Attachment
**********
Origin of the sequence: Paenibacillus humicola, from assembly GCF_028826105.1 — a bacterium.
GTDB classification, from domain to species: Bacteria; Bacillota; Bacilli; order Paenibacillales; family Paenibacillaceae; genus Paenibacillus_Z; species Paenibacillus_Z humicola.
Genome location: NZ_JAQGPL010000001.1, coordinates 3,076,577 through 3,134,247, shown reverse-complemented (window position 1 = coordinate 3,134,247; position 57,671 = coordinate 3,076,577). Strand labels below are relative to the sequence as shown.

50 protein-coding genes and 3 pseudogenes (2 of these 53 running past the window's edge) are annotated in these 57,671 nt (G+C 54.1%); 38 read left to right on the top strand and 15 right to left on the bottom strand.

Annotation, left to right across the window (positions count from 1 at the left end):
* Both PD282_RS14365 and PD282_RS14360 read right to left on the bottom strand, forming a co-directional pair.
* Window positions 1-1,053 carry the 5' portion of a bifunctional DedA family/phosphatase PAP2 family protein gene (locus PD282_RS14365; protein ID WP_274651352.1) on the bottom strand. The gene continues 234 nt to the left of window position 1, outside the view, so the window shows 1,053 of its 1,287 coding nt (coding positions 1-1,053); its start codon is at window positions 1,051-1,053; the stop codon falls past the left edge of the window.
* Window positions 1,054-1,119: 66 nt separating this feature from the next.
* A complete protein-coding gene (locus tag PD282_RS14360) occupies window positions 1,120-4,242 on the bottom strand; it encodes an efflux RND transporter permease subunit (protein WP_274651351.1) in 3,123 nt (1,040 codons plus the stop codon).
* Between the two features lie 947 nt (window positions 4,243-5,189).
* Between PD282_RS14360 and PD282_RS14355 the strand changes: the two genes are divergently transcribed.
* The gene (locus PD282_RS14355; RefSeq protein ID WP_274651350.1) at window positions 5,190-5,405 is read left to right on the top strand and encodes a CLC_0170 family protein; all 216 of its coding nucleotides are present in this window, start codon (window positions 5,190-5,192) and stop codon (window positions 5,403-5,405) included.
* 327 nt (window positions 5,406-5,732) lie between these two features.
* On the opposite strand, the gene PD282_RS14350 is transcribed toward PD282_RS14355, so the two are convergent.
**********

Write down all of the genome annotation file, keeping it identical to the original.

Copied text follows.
Origin of the sequence: Paenibacillus humicola, from assembly GCF_028826105.1 — a bacterium.
GTDB classification, from domain to species: Bacteria; Bacillota; Bacilli; order Paenibacillales; family Paenibacillaceae; genus Paenibacillus_Z; species Paenibacillus_Z humicola.
Genome location: NZ_JAQGPL010000001.1, coordinates 3,076,577 through 3,134,247, shown reverse-complemented (window position 1 = coordinate 3,134,247; position 57,671 = coordinate 3,076,577). Strand labels below are relative to the sequence as shown.

50 protein-coding genes and 3 pseudogenes (2 of these 53 running past the window's edge) are annotated in these 57,671 nt (G+C 54.1%); 38 read left to right on the top strand and 15 right to left on the bottom strand.

Annotation, left to right across the window (positions count from 1 at the left end):
* Both PD282_RS14365 and PD282_RS14360 read right to left on the bottom strand, forming a co-directional pair.
* Window positions 1-1,053 carry the 5' portion of a bifunctional DedA family/phosphatase PAP2 family protein gene (locus PD282_RS14365; protein ID WP_274651352.1) on the bottom strand. The gene continues 234 nt to the left of window position 1, outside the view, so the window shows 1,053 of its 1,287 coding nt (coding positions 1-1,053); its start codon is at window positions 1,051-1,053; the stop codon falls past the left edge of the window.
* Window positions 1,054-1,119: 66 nt separating this feature from the next.
* A complete protein-coding gene (locus tag PD282_RS14360) occupies window positions 1,120-4,242 on the bottom strand; it encodes an efflux RND transporter permease subunit (protein WP_274651351.1) in 3,123 nt (1,040 codons plus the stop codon).
* Between the two features lie 947 nt (window positions 4,243-5,189).
* Between PD282_RS14360 and PD282_RS14355 the strand changes: the two genes are divergently transcribed.
* The gene (locus PD282_RS14355; RefSeq protein ID WP_274651350.1) at window positions 5,190-5,405 is read left to right on the top strand and encodes a CLC_0170 family protein; all 216 of its coding nucleotides are present in this window, start codon (window positions 5,190-5,192) and stop codon (window positions 5,403-5,405) included.
* 327 nt (window positions 5,406-5,732) lie between these two features.
* On the opposite strand, the gene PD282_RS14350 is transcribed toward PD282_RS14355, so the two are convergent.